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Google Is Giving Its Fiber Internet Away Free to Public Housing Residents

The second Obama-Alphabet tie-up in as many months.

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One of the biggest expenses for Alphabet this year will be Google Fiber, its super-fast broadband and cable service — that’s what Alphabet’s CFO told investors on Monday. Setting up the fiber service isn’t cheap.

Another reason: Google is giving some of it away.

On Wednesday, Fiber announced it was teaming with the Obama Housing Department to set up public housing residents with gigabit connections, free of charge. The pair unveiled the initiative in July as part of the Obama push to expand Internet connectivity. But now they’re giving more details, including upgraded products like pre-wired jacks inside the buildings and free network boxes that permit connections to smartphones and tablets (if there’s no computers in the home).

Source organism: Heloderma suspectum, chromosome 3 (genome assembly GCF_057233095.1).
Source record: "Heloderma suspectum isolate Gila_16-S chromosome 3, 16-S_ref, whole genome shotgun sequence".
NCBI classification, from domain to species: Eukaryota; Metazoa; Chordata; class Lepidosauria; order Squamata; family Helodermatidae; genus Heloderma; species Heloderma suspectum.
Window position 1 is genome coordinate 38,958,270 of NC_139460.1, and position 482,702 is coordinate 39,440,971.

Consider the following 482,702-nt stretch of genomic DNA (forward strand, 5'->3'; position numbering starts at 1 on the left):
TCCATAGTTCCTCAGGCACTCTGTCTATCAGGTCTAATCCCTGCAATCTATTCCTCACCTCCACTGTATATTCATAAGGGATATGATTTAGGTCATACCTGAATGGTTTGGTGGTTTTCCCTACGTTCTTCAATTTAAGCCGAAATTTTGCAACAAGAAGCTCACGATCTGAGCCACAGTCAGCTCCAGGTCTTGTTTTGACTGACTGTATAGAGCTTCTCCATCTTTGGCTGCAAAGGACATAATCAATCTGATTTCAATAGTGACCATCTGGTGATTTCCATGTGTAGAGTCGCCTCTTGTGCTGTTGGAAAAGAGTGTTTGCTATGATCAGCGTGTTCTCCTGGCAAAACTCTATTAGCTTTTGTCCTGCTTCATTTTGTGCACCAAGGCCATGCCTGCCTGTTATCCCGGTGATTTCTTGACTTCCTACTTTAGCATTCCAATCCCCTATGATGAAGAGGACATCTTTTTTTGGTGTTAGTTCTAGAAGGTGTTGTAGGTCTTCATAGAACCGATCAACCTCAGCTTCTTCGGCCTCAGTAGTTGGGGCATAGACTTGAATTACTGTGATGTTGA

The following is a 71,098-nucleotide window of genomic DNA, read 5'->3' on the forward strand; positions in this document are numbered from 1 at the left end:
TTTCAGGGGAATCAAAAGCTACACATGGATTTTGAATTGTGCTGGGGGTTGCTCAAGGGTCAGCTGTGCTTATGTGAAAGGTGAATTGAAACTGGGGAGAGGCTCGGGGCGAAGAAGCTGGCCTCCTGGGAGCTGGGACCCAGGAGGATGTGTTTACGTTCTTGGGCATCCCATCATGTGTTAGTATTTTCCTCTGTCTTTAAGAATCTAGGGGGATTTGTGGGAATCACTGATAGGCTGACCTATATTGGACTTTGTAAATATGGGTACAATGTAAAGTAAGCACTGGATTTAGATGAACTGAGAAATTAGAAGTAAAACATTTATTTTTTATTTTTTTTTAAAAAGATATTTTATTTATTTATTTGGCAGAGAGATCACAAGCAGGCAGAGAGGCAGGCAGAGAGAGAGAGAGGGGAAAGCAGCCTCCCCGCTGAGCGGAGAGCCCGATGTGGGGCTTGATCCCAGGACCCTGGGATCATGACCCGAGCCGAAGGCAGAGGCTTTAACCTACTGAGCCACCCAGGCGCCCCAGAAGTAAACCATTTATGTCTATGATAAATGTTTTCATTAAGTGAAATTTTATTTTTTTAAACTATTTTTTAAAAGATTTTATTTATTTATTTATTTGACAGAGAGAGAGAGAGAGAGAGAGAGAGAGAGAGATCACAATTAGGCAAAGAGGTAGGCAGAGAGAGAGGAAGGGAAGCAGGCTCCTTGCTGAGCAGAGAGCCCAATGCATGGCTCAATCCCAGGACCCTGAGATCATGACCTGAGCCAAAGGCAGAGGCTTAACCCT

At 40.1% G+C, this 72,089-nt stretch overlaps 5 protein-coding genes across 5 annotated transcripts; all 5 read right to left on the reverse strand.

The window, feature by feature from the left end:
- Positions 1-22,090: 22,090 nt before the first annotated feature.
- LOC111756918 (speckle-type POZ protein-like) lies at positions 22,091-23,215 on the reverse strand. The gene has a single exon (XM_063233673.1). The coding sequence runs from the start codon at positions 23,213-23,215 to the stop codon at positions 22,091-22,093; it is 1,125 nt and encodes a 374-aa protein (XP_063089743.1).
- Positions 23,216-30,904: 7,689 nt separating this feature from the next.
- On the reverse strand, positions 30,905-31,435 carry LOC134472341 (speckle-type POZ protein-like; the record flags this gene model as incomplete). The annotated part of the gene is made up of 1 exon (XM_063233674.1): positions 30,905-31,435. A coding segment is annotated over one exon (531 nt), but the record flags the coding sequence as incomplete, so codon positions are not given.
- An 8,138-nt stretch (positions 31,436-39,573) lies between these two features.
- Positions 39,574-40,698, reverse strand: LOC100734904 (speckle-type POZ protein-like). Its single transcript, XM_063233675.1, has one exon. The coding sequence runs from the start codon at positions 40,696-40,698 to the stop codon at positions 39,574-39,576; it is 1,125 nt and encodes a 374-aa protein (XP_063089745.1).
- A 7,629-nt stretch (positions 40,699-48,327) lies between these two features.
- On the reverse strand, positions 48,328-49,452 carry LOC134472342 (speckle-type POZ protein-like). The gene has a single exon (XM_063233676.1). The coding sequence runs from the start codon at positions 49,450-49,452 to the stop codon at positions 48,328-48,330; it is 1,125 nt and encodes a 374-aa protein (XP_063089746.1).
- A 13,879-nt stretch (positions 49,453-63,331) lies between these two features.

Also, Fiber is pledging to bring this benevolence to public housing facilities in every city where it exists. That’s nine where Fiber has broken ground or committed to, and 11 others where it is “exploring” doing so. Fiber is starting in Kansas City, its first market, where it has linked up 1,300 families in nine properties. It isn’t ready to share numbers on the properties elsewhere, per a Fiber rep.

Fiber is part of the Access unit of Alphabet, although it will likely become its own subsidiary this year. Its intent is to spur the broadband industry to speed up connections — or cut these Internet providers out as middlemen between Google and Web users. Which intent is primary depends on whom you talk to.

The public housing plan marks the second big Alphabet collaboration with the Obama administration in as many months. In January, the company’s self-driving car unit stood beside the administration announcement of a $4 billion budget for autonomous cars.

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